But the Préval administration is also not doing anything to prosecute human rights violations by the IGH or other dictatorships. There are no special prosecutors or police, and government officials do not even speak publicly about justice for the IGH’s victims. Many of the prosecutors and judges who participated in the IGH’s persecution are still in their positions, and they are still persecuting. Some political prisoners remain in jail, others have been let out, but their cases continue. The Supreme Court is still dominated by the illegitimate judges that the IGH placed there.
President Préval’s government is also not doing anything to resurrect the Raboteau case. It has not moved to arrest any of those who escaped prison in 2004, or to appeal the Supreme Court’s huge step backward in 2005.
President Préval is not yet halfway through his five-year term, so there is still time for his government to act. In his first administration, most of President Préval’s successes, including the Raboteau trial, came at the end of his term. But the seeds for those successes were planted earlier, and it does not appear that any seeds have yet been planted for the victims of human rights violations.
Haiti is also struggling with its democratic transition in the legislative and executive branches, as well as the judicial branch. Elections for one-third of the Senate that the constitution mandated for last December have not even been scheduled. Parliament, which had been largely ineffective for two years, is now virtually paralyzed. After food riots in April, Parliament forced the resignation of the prime minister, and has since rejected two proposed replacements, leaving a leadership void in the executive branch.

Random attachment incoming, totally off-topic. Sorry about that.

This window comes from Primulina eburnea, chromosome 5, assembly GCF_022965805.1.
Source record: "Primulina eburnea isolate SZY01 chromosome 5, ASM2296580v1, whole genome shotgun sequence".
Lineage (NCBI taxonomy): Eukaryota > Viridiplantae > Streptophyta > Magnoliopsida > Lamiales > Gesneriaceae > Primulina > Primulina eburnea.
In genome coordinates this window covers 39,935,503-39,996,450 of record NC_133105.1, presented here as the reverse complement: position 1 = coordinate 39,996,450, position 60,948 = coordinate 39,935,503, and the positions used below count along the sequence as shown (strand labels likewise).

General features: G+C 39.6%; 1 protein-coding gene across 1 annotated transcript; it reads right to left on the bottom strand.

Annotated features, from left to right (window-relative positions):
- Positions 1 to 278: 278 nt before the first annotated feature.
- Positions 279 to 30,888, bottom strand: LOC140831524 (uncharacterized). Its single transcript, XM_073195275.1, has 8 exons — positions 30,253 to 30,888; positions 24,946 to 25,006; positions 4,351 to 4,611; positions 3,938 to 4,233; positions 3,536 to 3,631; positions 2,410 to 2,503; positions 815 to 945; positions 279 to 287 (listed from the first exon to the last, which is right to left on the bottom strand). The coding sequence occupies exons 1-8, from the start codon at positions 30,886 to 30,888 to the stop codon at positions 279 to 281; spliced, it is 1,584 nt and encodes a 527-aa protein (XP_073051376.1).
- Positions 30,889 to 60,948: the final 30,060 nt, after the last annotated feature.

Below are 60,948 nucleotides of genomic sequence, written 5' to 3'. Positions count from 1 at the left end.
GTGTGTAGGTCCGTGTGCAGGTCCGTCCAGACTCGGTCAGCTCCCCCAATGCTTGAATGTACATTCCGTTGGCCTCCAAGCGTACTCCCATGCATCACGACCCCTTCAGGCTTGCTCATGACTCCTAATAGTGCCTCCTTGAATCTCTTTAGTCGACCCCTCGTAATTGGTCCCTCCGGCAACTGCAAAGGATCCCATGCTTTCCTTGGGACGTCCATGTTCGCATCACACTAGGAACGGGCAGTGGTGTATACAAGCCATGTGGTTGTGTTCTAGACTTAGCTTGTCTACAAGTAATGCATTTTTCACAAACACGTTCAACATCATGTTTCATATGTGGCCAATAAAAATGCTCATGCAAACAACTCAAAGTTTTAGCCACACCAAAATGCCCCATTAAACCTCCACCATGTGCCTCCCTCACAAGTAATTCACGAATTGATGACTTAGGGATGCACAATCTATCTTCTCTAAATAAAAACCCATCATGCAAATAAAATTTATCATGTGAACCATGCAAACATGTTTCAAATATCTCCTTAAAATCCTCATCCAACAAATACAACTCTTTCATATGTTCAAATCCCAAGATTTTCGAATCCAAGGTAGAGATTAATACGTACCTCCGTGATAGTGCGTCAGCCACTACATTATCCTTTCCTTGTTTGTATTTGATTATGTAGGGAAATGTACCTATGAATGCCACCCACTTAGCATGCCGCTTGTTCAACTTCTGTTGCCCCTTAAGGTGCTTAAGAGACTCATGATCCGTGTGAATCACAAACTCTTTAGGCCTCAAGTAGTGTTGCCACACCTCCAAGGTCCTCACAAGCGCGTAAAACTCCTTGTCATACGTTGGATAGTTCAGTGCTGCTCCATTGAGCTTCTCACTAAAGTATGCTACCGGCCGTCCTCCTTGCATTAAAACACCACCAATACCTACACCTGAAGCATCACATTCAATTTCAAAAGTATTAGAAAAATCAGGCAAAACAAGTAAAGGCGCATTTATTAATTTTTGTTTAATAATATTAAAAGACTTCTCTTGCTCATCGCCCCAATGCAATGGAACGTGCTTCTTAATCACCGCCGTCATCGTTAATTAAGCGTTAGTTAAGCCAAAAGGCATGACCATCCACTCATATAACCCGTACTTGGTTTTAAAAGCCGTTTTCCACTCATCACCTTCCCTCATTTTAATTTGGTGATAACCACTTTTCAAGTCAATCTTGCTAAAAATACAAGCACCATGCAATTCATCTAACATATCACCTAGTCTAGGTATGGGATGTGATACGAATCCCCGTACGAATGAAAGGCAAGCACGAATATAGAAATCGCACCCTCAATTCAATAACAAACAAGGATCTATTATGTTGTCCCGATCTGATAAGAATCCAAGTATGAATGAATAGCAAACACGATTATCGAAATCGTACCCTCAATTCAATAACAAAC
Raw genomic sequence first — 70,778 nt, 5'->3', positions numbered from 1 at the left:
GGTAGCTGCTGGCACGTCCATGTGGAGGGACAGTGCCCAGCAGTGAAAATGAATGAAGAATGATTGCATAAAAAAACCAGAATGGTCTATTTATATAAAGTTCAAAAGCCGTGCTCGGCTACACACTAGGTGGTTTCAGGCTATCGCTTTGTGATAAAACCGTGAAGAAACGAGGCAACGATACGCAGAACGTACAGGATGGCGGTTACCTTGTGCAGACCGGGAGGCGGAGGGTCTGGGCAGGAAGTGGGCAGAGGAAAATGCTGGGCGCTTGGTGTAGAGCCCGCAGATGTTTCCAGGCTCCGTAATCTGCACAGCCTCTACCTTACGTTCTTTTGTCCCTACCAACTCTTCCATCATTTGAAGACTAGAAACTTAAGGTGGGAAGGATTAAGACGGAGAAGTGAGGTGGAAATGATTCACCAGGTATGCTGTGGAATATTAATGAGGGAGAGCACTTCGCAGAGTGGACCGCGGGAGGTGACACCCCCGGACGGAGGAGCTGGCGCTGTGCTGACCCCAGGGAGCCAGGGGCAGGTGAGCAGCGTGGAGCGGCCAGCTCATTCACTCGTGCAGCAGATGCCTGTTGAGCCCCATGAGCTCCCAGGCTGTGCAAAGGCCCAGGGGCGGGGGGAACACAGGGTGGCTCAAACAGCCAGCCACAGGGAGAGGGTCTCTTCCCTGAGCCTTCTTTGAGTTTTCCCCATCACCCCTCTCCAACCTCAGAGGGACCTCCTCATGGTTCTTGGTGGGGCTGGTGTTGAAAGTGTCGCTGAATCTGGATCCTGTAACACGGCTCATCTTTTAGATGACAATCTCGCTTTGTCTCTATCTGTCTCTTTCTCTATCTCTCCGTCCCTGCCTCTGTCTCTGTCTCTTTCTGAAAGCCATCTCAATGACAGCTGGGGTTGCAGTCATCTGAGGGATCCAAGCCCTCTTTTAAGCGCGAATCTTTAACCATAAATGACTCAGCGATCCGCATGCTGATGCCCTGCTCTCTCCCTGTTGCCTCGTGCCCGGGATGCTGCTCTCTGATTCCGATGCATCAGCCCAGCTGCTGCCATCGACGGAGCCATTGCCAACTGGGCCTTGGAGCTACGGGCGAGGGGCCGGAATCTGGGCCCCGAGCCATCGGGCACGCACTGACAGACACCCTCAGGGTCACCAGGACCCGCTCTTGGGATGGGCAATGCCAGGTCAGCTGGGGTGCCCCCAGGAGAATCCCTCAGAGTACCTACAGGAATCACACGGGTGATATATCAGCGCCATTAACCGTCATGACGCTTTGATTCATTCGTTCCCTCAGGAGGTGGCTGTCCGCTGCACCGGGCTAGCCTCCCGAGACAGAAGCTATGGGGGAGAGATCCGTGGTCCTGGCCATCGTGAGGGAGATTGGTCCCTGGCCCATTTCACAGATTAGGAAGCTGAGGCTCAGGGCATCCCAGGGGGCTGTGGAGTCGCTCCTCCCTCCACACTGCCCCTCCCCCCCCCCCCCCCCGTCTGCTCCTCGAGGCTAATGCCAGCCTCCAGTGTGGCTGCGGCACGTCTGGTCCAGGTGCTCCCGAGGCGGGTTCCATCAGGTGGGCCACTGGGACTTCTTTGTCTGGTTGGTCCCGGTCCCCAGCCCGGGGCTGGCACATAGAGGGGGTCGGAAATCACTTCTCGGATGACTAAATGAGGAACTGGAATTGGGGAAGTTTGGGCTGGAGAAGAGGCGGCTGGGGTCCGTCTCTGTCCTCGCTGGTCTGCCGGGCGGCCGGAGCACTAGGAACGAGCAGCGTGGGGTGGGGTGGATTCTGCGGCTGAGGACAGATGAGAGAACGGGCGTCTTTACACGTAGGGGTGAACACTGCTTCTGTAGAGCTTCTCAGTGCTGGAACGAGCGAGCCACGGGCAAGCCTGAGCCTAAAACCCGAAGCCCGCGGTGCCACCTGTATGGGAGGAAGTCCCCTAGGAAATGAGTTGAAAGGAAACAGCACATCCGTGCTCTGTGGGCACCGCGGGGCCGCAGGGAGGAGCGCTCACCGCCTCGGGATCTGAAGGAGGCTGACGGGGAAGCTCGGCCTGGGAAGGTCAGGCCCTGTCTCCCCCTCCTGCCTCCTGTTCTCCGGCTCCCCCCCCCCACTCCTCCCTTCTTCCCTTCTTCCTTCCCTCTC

The Raboteau victims’ example is now more than ever relevant to Haiti. The victims passed up opportunities for violent revenge against their oppressors, and insisted on making the formal justice system work and adhering to the constitution. They understood that long-term stability will never come to Haiti until sustainable, democratic institutions are established and supported by officials, citizens, and the international community. They also understood that establishing these institutions requires hard work, persistence, and the sacrificing of short-term personal interests.
The Raboteau victims’ example is particularly relevant to Haiti’s current leadership, and to the members of the international community that exercise significant influence in Haiti, especially the United States, France, and Canada. It should inspire Haitian leaders to put aside their short-term political interests and focus on the long-term development of political institutions. It should inspire the powerful members of the international community to forgo unconstitutional regime change when they disapprove of the leaders that Haitians elect.
Brian Concannon Jr., Esq., directs the Institute for Justice & Democracy in Haiti (IJDH), www.HaitiJustice.org. He has worked on the Raboteau massacre case since 1995, with the United Nations, the Bureau des Avocats Internationaux in Haiti, and IJDH.